It wasn't. He was 13 when he said that; 13 year olds can say they want to be Indy car drivers one week and astronauts the next. By the time he was testing a Super Vee several years later he was focused on NASCAR, and although I don't have time to search it out just now, there is a video on YouTube of him explicitly stating as much. A test with an outfit that could have led to an Indy car seat, and here he is telling ESPN he would rather be somewhere else.

                        Jeff is about my age. By the mid-1980s, everybody knew the path to Indy cars, and it wasn't dirt-track "spridgets" anymore, and hadn't been for years. Jeff and his stepdad weren't stupid, they had to have known this. If they were serious about getting him into Indy cars down the line, they could have gone into karts and formula cars that would have got him there.

                        They didn't. They went all-in for ovals. The kind of thing you do when your goal is a series that at the time was almost all ovals.

                        Jeff Gordon was not going to be some kind of savior for Indy car racing. (Hell, there were plenty of longtime NASCAR fans like myself who found him annoying enough in Winston Cup. Although he was, admittedly, much preferable to the interchangeable dude-bros that inhabit the sport now.) CART and USAC's problems were way too deep for that.
                        Last edited by Sea Fury; 04-01-2021, 01:38 PM.
                        "Only a fool fights in a burning house."-Kang

                        "If you listen to fools....The Maaahhhhb Ruuuules....."-Ronnie James Dio

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                        • #42
                          I watched the whole 4-part series in one sitting finally. Generally it was OK...mostly a matter-of-fact look at things. I don't think it really went that deep. I don't think I learned anything. As is with all his videos, it's largely a collection of contemporary video clips and newspapers clippings (not that there's anything wrong with that) but no insider information...no exclusive interviews with the people involved.

                          I spotted a couple factual errors, if I watch again I'll make note of them. It dwells a lot on the events of the month of May 1996...as it should...but I think at the expense of focusing on what was a 12-year situation. Lots of us and downs. I'm not sure Las Vegas 2011 has a whole to do with the Split other than noting it was the last race utilizing the Dallara IR-03/05 chassis.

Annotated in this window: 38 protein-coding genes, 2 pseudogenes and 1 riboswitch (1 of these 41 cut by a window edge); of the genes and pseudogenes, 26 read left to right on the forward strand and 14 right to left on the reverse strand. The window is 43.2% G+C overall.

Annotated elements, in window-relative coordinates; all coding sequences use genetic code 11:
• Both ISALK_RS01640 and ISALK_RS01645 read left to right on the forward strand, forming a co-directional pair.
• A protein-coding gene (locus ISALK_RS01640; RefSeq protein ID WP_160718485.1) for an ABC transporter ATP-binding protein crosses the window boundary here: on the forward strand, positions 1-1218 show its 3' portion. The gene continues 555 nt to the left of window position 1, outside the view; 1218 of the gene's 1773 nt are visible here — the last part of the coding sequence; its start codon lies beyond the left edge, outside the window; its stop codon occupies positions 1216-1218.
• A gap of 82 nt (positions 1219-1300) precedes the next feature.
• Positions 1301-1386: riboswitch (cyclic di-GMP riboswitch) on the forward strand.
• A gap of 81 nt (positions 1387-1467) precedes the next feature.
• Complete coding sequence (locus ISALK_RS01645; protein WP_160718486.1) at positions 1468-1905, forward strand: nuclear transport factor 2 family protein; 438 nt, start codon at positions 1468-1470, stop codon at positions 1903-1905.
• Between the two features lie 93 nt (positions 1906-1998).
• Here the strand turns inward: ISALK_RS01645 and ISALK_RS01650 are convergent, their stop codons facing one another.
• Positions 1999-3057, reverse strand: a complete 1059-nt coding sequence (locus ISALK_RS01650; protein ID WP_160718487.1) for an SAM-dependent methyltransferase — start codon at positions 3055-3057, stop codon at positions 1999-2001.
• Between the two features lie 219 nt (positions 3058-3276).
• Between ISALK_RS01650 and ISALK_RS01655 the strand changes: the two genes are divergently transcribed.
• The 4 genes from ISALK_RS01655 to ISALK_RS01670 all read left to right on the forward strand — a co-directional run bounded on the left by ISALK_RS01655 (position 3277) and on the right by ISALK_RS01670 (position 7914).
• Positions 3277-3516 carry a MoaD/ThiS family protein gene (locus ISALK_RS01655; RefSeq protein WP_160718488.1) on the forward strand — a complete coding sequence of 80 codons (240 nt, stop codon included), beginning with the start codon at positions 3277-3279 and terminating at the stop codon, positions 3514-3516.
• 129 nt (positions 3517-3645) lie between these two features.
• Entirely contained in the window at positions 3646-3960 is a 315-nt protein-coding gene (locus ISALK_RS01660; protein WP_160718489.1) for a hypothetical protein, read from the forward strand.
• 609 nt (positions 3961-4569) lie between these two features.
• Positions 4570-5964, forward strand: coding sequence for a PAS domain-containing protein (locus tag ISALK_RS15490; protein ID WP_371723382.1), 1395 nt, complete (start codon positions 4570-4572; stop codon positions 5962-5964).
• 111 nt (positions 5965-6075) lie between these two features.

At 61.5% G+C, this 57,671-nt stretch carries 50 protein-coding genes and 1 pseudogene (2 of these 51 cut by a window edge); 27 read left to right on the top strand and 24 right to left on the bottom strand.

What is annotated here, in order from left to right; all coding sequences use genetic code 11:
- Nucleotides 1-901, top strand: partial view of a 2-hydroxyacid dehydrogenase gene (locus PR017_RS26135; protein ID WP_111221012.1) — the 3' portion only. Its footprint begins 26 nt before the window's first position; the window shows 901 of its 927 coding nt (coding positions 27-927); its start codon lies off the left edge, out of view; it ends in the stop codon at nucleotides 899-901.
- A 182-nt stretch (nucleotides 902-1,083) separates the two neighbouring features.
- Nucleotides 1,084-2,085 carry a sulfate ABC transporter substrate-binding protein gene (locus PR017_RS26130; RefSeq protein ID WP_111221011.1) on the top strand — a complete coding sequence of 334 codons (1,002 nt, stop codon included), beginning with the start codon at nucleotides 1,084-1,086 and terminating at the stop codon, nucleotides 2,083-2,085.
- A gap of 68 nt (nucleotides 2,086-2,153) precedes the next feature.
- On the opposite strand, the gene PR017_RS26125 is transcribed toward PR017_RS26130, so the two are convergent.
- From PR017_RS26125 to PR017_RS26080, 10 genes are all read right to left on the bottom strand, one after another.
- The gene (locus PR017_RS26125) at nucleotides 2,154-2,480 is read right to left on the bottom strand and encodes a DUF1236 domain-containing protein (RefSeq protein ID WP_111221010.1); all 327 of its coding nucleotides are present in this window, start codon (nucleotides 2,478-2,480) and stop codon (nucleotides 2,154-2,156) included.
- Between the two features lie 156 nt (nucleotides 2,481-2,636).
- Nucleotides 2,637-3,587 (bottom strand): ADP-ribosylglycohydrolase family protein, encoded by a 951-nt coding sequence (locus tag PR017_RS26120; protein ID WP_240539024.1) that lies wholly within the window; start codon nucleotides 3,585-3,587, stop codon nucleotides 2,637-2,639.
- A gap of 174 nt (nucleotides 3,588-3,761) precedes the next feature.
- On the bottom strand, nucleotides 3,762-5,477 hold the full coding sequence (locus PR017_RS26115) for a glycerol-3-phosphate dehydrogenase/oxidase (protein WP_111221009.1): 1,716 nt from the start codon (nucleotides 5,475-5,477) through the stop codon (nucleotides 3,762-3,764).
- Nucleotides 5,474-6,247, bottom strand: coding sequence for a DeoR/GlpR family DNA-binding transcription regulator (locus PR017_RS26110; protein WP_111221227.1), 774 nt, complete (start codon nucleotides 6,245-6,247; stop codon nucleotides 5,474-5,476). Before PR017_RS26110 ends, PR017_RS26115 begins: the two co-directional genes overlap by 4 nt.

Plus zero mention of the 1996 Pebble Beach meeting between TG and RP...where they considered a 42-car field.
                          Doctorindy.com

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                          • #43
                            Originally posted by Doctorindy View Post
                            Plus zero mention of the 1996 Pebble Beach meeting between TG and RP...where they considered a 42-car field.
                            I personally would love to learn more about this particular meeting. I'm hoping John's new book coming out soon details this.

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                            • #44
                              Originally posted by Sweaty Teddy View Post

                              True, but more often than not that being out to lunch was the side effect of trying to gain an competitive advantage in a multi-manufacturer format.
                              Except that never happened in Indy racing. When both Firestone and Goodyear were going at each others throats there were never issues with tire failures. Not so in some other series of course.

                              And while IMS/IndyCar (and now Penske Corporation) million$ from exclusive tire deals the teams pay through the nose for their tires. When there was competition the teams were getting tires for free.

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                              • #45
                                Originally posted by indyrjc View Post

                                Except that never happened in Indy racing. When both Firestone and Goodyear were going at each others throats there were never issues with tire failures. Not so in some other series of course.

                                And while IMS/IndyCar (and now Penske Corporation) million$ from exclusive tire deals the teams pay through the nose for their tires. When there was competition the teams were getting tires for free.
                                True. The Goodyear/Hoosier fiascos being the most obvious examples, but Michelin/Bridgestone in Formula One is another cautionary tale.

                                While it didn't bother me all that much in moment, thinking about that Continental Tire deal - and the numbers involved - angers me. I'd put it up there the Marlboro Championship Trail fiasco. The Series struggles and struggles, but when someone comes along looking to inject proper money into the series (and I assume into marketing) short-sightedness and closed minds win out.
                                “America is all about speed. Hot, nasty, badass speed.” - Eleanor Roosevelt